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Welcome to the City of Shoreline Calendar! As per the City’s web policies, the City of Shoreline only posts City-sponsored events, other governmental agency events, and City-sponsored group events, including City-sponsored neighborhood associations. However, if you are an individual or community group that would like to post your community event online, the Shoreline Area News events list is an available community resource.

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CANCELED - Shoreline Social Justice Book Discussion


 The Shoreline Social Justice Book (SSJB) group is a rich opportunity to meet neighbors and build community by reading and discussing books written from diverse perspectives. Books selected focus on the experiences of people of color, LGBTQ, people with disabilities, and other marginalized groups, as well as social issues such as immigration and poverty. Provided in partnership by the City of Shoreline and the Shoreline Library.
Contact Suni Tolton, Diversity and Inclusion Coordinator, at or 206-801-2256 with any questions.

 February's book selection is The Leavers by Lisa Ko, winner of the 2016 PEN/Bellwether Prize for Fiction, awarded by Barbara Kingsolver for a novel that addresses issues of social justice. One morning, Deming Guo’s mother, Polly, an undocumented Chinese immigrant, goes to her job at a nail salon—and never comes home. No one can find any trace of her. With his mother gone, eleven-year-old Deming is left mystified and bereft. Eventually adopted by a pair of well-meaning white professors, Deming is moved from the Bronx to a small town upstate and renamed Daniel Wilkinson. But far from all he’s ever known, Daniel struggles to reconcile his adoptive parents’ desire that he assimilate with his memories of his mother and the community he left behind.

Told from the perspective of both Daniel—as he grows into a directionless young man—and Polly, Ko’s novel gives us one of fiction’s most singular mothers. Loving and selfish, determined and frightened, Polly is forced to make one heartwrenching choice after another. Set in New York and China, The Leavers is a vivid examination of borders and belonging. It’s a moving story of how a boy comes into his own when everything he loves is taken away, and how a mother learns to live with the mistakes of the past.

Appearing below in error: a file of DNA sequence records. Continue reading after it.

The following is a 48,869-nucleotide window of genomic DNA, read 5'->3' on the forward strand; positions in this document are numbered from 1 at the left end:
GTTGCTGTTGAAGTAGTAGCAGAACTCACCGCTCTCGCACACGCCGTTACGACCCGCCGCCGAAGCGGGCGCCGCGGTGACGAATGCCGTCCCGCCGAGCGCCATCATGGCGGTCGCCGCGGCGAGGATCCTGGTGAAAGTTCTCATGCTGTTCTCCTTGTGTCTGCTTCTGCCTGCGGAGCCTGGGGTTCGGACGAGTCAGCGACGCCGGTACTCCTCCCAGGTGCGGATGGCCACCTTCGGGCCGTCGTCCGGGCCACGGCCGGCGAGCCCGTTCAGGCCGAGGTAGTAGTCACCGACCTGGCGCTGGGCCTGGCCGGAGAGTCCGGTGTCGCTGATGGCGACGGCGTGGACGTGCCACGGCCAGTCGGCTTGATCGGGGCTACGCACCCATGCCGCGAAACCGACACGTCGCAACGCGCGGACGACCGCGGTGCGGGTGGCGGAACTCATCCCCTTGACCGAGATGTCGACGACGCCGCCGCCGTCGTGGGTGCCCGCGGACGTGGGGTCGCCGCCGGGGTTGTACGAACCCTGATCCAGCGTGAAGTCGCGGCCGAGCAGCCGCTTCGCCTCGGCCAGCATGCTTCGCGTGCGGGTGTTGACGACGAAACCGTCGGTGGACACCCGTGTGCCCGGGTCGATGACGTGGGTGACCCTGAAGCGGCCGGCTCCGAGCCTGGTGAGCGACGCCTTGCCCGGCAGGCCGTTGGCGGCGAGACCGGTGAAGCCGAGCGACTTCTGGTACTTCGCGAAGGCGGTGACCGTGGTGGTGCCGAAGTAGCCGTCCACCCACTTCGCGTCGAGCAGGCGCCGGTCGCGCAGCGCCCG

Book Themes Discussion Questions


The Leavers by Lisa Ko

  1. From Deming to Daniel and Peilan to Polly, do you think the name changes of the main characters helped them to find a fresh start, or further complicated their search for belonging?

  2. Think about Polly's turbulent past and how it shapes who she has become. She seems driven by dreams of her own. What are those dreams?

  3. How would you describe Deming when he arrives back in the U.S. as a six-year-old? What kind of family do Polly and Leon provide for Deming and Michael? What kind of life do they lead in the Bronx?

  4. What sorts of prejudice do Polly and Daniel experience in America?

  5. Why do the school systems in both New York and Ridgeborough seem to have low expectations of Daniel?

  6. How does the author portray portray transracial adoption? What do you think it would be like to be adopted as a child and raised in a culture different from the one you were born into? Have you ever lived in a culture that is different from your culture of origin, and what was it like?

  7. Do you speak more than one language, or wish you did? How are language and fluency portrayed in the novel? How are Polly and Deming’s lives affected by their knowledge – or lack of knowledge - of Chinese and English?

  8. Polly is the one who sees the nature of the immigration system firsthand. How is the system portrayed in the novel?

  9. Lisa Ko says the novel was inspired by a 2009 New York Times article about an undocumented immigrant from China who spent 18 months in detention. She had been arrested at a bus station on the way to Florida for a new job. Does knowing that the novel has its roots in a true story have any impact on how you understand it?

  10. What relevance, if any, does The Leavers have to the immigration issues dividing much of the world today? What are your opinions regarding immigration. Did this book alter those opinions...or confirm them?
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